Living with Trees by W. H. Hudson


Springtime; the first anemones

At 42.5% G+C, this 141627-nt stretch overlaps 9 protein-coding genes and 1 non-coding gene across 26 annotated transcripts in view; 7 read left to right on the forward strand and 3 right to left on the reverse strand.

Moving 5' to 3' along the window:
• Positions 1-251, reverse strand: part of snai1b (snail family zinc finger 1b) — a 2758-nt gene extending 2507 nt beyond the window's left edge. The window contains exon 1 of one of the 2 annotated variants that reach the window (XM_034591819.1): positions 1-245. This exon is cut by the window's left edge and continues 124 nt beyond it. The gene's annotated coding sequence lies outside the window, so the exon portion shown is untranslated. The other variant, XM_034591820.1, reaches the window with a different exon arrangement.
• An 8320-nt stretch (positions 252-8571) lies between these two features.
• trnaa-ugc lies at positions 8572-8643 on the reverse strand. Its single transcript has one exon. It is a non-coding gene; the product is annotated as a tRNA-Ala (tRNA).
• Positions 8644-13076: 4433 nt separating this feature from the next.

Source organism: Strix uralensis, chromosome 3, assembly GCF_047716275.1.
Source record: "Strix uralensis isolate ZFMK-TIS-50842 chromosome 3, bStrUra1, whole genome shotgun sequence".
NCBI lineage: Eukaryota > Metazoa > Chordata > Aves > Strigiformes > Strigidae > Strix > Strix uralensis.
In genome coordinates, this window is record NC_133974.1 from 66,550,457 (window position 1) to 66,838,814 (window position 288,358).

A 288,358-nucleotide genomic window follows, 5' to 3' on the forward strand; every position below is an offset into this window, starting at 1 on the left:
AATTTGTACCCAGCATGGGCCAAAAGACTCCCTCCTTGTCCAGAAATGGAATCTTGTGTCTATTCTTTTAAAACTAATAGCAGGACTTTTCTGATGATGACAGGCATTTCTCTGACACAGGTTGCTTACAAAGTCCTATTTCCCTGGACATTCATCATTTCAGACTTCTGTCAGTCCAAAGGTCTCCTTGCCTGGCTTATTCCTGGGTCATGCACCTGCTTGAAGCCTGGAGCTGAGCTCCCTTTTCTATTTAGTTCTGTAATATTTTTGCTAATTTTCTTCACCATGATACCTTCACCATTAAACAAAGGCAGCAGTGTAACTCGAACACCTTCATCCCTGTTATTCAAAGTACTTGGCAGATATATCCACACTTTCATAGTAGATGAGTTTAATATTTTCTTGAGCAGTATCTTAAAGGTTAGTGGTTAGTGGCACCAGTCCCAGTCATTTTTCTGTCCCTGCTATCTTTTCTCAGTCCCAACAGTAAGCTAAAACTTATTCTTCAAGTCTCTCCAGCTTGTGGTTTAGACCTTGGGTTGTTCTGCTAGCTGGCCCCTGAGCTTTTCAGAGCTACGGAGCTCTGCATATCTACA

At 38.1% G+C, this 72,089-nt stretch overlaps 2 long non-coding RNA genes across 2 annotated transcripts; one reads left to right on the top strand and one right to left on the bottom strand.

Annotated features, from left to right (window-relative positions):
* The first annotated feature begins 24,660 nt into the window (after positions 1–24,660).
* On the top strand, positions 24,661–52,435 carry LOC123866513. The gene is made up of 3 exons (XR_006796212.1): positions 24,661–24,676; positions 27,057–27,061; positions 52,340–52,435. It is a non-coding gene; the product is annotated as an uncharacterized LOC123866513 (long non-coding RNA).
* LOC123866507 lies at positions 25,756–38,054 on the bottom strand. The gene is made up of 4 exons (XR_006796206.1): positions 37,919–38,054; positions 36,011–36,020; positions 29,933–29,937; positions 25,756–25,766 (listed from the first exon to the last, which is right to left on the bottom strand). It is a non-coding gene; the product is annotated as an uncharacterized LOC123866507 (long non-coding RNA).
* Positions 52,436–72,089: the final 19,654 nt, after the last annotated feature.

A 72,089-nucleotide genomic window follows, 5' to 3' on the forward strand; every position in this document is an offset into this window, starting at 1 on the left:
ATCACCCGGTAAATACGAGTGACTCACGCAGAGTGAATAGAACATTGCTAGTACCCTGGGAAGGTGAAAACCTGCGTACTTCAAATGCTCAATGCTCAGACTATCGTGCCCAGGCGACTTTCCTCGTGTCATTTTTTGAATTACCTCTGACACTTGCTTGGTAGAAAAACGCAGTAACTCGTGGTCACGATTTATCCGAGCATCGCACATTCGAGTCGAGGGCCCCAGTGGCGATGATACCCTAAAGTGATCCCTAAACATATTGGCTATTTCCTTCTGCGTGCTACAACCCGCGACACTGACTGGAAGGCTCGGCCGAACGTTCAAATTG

I Remember—better than any orchard, grove, or wood I have ever entered or seen, do I remember that shady oasis of trees at my new home on the illimitable grassy plain. Up till now I had never lived with trees excepting those twenty-five I have told about and that other one which was called el arbol because it was the only tree of its kind in all the land. Here there were hundreds, thousands of trees, and to my childish unaccustomed eyes it was like a great unexplored forest. There were no pines, firs, nor eucalyptus (unknown in the country then), nor evergreens of any kind; the trees being all deciduous were leafless now in midwinter, but even so it was to me a wonderful experience to be among them, to feel and smell their rough moist bark stained green with moss, and to look up at the blue sky through the network of interlacing twigs. And spring with foliage and blossom would be with us by and by, in a month or two; even now in midwinter there was a foretaste of it, and it came to us first as a delicious fragrance in the air at one spot beside a row of old Lombardy poplars—an odour that to the child is like wine that maketh the heart glad to the adult. Here at the roots of the poplars there was a bed or carpet of round leaves which we knew well, and putting the clusters apart with our hands, lo 1 there were the violets already open—the dim, purple-blue, hidden violets, the earliest, sweetest, of all flowers the most loved by children in that land, and doubtless in many other lands.